If ingestion is known, a diagnosis is suggested. A confirmed diagnosis of anticoagulant poisoning using blood work to examine clotting times. The effects of the poison are detectable by blood analysis 2 to 5 days following ingestion. Signs of bleeding typically develop 3 to 7 days following ingestion.
Treatments for recent ingestion of anticoagulant poison include inducing vomiting and administration of activated charcoal to decontaminate the GI tract and prevent absorption into the bloodstream.** There is no safe way to induce vomiting at home.**
The antidote to anticoagulant poison is oral Vitamin K1. Vitamin K1 therapy must be continued for the full course even if the dog appears well. Scheduled blood tests are required to confirm the poison is no longer in the dog’s system before discontinuing Vitamin K1 therapy. Anticoagulant poisoning must be treated by a veterinarian; over-the-counter vitamin supplements may not be suitable and doses must be prescribed. Restriction of activity is recommended during the treatment period to reduce the likelihood of internal bleeding.
The prognosis for dogs treated before bleeding occurs is good. The effect of anticoagulant poisons can be avoided and reversed by administering the antidote, Vitamin K1. Without prompt treatment, poisoned dogs develop internal bleeding which requires IV fluids, blood transfusion, and oxygen therapy (when the pulmonary system is affected). The prognosis varies depending on the poison dose, length of time before treatment, and the extent of damage to affected organ systems.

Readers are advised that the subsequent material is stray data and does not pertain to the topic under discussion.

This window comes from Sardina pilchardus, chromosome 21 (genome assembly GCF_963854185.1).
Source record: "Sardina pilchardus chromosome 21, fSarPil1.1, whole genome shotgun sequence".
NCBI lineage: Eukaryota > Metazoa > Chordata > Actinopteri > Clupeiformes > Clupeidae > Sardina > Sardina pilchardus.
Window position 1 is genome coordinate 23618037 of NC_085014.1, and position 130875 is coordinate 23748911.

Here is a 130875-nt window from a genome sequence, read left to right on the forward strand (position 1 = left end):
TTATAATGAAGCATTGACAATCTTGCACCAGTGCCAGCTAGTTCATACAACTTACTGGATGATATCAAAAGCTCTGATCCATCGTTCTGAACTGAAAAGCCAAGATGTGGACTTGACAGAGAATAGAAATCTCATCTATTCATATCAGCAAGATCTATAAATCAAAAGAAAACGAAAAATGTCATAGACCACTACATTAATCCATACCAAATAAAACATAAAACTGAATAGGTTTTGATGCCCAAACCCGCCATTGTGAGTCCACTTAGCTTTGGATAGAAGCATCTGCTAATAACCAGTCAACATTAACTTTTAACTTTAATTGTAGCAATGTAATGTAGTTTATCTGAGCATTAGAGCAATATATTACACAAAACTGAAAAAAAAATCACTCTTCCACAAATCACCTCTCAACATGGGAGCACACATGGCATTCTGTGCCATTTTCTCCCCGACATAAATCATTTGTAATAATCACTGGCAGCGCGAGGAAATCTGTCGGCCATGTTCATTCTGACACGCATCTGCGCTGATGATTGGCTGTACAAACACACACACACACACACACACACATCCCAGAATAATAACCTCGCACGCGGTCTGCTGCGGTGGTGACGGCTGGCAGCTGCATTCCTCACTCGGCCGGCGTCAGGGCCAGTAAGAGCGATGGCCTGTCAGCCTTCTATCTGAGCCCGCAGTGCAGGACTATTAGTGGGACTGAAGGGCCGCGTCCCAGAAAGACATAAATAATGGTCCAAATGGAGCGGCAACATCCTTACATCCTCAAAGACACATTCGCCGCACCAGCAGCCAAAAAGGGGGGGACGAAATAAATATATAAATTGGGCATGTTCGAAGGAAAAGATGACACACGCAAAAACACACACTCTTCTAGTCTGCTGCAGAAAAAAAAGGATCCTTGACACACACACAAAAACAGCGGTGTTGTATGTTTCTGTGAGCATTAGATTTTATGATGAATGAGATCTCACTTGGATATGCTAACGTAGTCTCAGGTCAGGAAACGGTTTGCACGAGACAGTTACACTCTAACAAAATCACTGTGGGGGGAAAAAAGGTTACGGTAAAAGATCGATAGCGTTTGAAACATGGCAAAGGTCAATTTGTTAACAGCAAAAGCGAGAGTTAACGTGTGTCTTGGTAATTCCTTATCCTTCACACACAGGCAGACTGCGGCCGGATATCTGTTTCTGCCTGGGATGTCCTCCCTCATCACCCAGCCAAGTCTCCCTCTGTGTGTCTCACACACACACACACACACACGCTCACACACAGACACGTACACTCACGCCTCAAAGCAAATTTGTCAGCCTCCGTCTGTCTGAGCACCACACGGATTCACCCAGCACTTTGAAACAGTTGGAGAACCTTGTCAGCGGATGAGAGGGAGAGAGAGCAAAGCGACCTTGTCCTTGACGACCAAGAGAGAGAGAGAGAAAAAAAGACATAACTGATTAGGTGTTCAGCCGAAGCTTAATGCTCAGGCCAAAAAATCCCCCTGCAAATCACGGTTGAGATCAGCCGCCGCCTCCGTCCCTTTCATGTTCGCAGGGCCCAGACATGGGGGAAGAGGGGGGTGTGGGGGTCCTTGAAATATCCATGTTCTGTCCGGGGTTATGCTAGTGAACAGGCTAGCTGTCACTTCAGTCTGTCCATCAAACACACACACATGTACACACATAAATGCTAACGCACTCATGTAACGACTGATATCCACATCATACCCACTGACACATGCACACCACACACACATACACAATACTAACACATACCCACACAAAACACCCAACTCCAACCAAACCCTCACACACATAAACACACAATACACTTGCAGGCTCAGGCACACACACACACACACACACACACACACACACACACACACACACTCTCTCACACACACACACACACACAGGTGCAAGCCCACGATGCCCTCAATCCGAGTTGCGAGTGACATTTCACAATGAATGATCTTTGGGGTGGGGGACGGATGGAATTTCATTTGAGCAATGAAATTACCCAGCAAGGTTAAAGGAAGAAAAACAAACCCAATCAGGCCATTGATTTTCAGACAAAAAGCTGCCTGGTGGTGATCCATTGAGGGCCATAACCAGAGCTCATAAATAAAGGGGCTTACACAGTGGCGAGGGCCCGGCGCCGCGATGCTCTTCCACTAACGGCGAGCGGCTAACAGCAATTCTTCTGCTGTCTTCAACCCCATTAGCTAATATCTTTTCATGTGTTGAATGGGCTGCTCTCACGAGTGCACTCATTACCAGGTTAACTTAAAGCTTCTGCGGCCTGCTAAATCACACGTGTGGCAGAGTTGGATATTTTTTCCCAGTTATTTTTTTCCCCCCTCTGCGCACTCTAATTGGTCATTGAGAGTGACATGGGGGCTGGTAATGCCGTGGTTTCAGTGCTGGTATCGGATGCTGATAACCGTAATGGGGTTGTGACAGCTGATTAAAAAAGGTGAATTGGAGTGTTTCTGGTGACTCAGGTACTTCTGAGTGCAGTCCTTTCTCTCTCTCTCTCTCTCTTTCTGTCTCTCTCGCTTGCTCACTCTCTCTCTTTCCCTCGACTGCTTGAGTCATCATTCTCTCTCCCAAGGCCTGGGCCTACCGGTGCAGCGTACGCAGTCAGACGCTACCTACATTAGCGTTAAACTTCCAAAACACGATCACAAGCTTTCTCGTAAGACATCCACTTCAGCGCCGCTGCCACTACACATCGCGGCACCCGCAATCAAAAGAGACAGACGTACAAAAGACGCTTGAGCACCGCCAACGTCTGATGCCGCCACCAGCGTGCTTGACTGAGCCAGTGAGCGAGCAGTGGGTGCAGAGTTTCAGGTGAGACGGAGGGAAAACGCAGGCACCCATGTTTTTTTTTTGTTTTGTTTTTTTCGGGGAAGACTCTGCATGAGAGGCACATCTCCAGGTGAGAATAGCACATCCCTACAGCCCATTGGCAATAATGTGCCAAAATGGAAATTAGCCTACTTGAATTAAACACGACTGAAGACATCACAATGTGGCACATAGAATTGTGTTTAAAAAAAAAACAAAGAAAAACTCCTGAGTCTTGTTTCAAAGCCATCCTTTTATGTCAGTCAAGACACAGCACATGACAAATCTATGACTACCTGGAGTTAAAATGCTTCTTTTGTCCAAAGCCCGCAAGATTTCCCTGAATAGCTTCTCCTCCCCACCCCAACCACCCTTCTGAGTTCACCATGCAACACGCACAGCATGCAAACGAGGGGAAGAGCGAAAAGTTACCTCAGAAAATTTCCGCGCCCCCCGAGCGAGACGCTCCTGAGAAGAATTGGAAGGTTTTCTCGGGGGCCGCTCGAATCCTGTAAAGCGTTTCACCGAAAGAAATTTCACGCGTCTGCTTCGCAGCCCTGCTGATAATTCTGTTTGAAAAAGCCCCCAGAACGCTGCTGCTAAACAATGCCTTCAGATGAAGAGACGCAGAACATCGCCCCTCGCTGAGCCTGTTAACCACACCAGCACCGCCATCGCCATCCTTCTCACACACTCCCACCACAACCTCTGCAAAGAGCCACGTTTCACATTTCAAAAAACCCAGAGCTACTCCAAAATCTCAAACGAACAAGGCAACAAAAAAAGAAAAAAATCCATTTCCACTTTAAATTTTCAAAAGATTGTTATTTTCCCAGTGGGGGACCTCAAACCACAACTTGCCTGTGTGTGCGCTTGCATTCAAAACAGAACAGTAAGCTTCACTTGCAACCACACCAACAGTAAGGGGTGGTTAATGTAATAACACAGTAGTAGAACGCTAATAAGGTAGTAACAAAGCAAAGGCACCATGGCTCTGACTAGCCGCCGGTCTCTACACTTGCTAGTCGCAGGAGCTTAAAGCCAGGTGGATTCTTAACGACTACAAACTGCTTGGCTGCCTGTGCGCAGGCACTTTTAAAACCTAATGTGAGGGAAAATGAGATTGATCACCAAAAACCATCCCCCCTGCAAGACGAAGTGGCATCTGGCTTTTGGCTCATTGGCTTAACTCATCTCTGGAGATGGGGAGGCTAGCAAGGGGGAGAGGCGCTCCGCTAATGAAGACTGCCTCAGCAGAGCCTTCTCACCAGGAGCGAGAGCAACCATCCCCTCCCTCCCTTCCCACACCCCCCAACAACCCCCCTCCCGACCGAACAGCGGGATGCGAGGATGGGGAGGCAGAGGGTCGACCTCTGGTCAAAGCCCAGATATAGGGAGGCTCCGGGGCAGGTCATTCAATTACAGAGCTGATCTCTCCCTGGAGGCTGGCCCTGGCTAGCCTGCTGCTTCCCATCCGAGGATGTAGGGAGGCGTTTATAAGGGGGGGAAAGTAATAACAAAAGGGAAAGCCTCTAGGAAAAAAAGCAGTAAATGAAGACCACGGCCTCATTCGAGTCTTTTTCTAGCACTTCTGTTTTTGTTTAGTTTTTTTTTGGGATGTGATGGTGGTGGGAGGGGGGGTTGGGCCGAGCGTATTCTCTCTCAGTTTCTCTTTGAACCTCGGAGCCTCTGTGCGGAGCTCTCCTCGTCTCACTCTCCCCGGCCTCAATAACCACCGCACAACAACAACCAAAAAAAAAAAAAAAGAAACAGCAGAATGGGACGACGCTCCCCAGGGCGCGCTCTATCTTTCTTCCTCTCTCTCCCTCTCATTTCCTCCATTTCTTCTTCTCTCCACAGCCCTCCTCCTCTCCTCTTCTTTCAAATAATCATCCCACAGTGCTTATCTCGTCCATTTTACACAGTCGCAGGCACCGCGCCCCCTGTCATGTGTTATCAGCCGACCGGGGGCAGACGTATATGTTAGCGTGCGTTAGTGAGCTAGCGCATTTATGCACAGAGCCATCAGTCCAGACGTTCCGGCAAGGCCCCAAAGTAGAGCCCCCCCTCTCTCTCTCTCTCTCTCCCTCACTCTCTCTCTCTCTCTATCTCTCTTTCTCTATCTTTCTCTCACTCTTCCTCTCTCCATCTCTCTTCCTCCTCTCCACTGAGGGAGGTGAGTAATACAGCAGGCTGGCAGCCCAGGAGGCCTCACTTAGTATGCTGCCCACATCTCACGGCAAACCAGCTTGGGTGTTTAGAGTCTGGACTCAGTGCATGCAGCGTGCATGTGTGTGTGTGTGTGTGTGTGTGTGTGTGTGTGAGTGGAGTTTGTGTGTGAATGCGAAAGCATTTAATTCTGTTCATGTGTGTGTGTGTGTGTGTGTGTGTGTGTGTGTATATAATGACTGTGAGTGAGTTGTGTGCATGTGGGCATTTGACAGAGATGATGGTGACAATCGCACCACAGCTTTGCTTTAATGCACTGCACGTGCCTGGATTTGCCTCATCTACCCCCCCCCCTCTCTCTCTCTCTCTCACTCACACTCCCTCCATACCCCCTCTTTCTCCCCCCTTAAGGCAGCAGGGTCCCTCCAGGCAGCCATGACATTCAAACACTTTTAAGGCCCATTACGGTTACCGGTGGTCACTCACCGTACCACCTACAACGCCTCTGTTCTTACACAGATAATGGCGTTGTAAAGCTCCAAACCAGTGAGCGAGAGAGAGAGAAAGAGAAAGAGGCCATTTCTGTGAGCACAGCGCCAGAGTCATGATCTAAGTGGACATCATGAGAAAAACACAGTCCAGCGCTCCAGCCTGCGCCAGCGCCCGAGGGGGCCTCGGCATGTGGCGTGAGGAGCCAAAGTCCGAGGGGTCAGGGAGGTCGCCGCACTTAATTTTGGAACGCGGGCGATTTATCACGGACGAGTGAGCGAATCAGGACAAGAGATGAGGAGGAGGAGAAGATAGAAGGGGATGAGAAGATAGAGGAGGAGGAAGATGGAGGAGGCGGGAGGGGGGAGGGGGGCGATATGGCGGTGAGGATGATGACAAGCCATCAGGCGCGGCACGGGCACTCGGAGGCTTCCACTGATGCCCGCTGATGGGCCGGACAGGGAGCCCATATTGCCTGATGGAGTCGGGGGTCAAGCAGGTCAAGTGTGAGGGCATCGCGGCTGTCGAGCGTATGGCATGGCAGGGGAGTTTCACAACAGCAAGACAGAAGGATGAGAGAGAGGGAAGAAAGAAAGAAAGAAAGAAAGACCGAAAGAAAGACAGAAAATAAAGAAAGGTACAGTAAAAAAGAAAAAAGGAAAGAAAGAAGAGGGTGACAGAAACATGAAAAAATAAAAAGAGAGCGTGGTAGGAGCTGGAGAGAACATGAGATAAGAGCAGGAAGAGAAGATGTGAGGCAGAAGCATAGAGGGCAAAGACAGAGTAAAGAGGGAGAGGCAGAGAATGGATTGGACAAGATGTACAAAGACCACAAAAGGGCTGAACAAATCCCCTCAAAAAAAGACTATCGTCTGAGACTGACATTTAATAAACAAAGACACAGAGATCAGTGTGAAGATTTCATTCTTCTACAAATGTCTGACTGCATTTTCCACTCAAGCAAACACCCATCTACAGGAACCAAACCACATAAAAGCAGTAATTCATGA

Poisoning is not contagious between animals. Only ingestion of another poisoned animal by the dog causes secondary poisoning (relay toxicosis). As with any form of poisoning, anticoagulant poisoning can be prevented by eliminating exposure to the toxin. Alternate methods of pest control are available, and keeping dogs under supervision on leash in outdoor public places will minimize the likelihood of exposure to toxins.
Anticoagulant poisons are commonly available in retail stores for pest control. Toxic doses are small enough that it is easy for a dog to consume a potentially lethal dose of bait. Relay, or secondary toxicosis that results when a dog is exposed by eating poisoned animals, is less common. Rodenticide toxicoses of all types (not just anticoagulants) are usually one of the top ten calls to pet poison hotlines each year. Dogs that roam outdoors or live in areas where rodents are common and rodenticide is commonly used (e.g. farms.) are at higher risk for exposure. Rarely, a dog may be poisoned maliciously.
In the US and Canada, second-generation anticoagulant poisons are banned from residential/domestic use. Commercial and agricultural pest control may still use second-generation anticoagulant poison. The risk of secondary poisoning from the dog ingesting a rodent poisoned with first-generation anticoagulant is less than for more potent second-generation poisons.
Typical treatments include:
• Inducing vomiting • Activated charcoal • Vitamin K1 therapy • IV fluids • Blood transfusion • Oxygen therapy